Drug-resistant germs are a public health threat that has grown beyond overuse of antibiotics to an “explosion of resistant fungi,” reported the New York Times (NYT).

“It’s an enormous problem. We depend on being able to treat those patients with antifungals,” Matthew Fisher, PhD, Professor of Fungal Disease Epidemiology at Imperial College London, told the NYT

The NYT article states that “Nearly half of patients who contract C. auris die within 90 days, according to the CDC. Yet the world’s experts have not nailed down where it came from in the first place.”

Cases of C. auris in the US are showing up in New York, New Jersey, and Illinois and is arriving on travelers from many countries, including India, Pakistan, South Africa, Spain, United Kingdom, and Venezuela.  

“It is a creature from the black lagoon,” Tom Chiller, MD, Chief of the Mycotic Diseases Branch at the CDC told the NYT. “It bubbled up and now it is everywhere.”

Since antibiotics are used heavily in agriculture and farming worldwide, the numbers of antibiotic-resistant infections will likely increase. Things may get worse, before they get better.

Pathologists, microbiologists, oncologists, and clinical laboratories involved in caring for patients with antibiotic-resistant infections will want to fully understand the dangers involved, not just to patients, but to healthcare workers as well.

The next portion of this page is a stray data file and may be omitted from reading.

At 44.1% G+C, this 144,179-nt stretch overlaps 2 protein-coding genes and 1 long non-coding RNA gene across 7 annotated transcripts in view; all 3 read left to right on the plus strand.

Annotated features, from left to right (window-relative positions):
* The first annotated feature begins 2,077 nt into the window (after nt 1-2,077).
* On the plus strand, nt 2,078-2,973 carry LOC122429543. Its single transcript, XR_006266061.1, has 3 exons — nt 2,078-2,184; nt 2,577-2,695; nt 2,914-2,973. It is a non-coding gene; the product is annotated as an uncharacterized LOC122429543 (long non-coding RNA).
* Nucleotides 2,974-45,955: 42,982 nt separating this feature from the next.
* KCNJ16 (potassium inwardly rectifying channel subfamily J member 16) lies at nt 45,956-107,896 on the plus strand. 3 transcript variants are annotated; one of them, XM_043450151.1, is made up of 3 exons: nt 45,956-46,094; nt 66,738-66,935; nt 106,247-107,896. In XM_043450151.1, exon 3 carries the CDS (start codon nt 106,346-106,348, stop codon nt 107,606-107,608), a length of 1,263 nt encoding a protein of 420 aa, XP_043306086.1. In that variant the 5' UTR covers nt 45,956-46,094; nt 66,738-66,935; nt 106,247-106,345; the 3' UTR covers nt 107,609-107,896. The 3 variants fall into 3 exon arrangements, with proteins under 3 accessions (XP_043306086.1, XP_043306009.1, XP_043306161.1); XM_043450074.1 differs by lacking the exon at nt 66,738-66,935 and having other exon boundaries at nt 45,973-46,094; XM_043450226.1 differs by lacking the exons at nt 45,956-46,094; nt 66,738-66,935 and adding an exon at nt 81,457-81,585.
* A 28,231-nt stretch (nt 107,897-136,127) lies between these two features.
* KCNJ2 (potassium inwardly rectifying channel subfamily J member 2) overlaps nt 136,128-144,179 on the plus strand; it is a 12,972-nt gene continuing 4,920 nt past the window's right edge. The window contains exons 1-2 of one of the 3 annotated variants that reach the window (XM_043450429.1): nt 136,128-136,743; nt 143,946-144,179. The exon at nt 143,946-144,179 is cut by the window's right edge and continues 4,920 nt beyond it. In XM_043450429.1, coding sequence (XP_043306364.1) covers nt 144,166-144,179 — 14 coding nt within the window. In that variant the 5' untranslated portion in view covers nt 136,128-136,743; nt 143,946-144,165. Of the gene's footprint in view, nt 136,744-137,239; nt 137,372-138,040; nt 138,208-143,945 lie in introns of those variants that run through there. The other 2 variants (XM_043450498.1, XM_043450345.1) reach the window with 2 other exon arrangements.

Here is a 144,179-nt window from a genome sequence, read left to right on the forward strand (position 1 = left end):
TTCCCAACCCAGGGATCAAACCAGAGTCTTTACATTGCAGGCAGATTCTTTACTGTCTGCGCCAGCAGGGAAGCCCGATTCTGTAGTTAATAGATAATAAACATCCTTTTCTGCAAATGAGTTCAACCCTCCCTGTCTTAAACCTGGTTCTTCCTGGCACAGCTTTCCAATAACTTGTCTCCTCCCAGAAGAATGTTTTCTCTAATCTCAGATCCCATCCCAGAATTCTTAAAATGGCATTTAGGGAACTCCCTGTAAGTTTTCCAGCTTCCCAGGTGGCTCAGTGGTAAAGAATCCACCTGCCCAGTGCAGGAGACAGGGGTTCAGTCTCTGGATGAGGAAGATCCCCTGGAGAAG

—Donna Marie Pocius

Related Information:

Superbugs Deadlier than Cancer Put Chemotherapy into Question

Taking Antibiotics for a Viral Infection? A Doc Shares Why You Should Think Twice

Healthcare-Associated Infections: CRE

Rectal Carriage of Carbapenem-resistant enterobacteriaceae: A Menace to Highly Vulnerable Patients

Clinical Study of Carbapenem Sensitive and Resistant Gram-negative Bacteria in Neutropenic and Nonneutropenic Patients: The First Series from India

Candida Auris in a U.S. Patient with Carbapenemase-Producing Organisms and Recent Hospitalization in Kenya

Deadly Germs, Lost Cures: A Mysterious Infection, Spanning the Globe in a Climate of Secrecy

University of Edinburgh Study Finds Antimicrobial Bacteria in Hospital Wastewater in Research That Has Implications for Microbiologists

Pathologists and Clinical Laboratories to Play Critical Role in Developing New Tools to Fight Antibiotic Resistance

Lurking Below: NIH Study Reveals Surprising New Source of Antibiotic Resistance That Will Interest Microbiologists and Medical Laboratory Scientists

Shortage of Registered Pathologists in India Continues to Put Patients at Risk in Illegal Labs that Defy Bombay Court Orders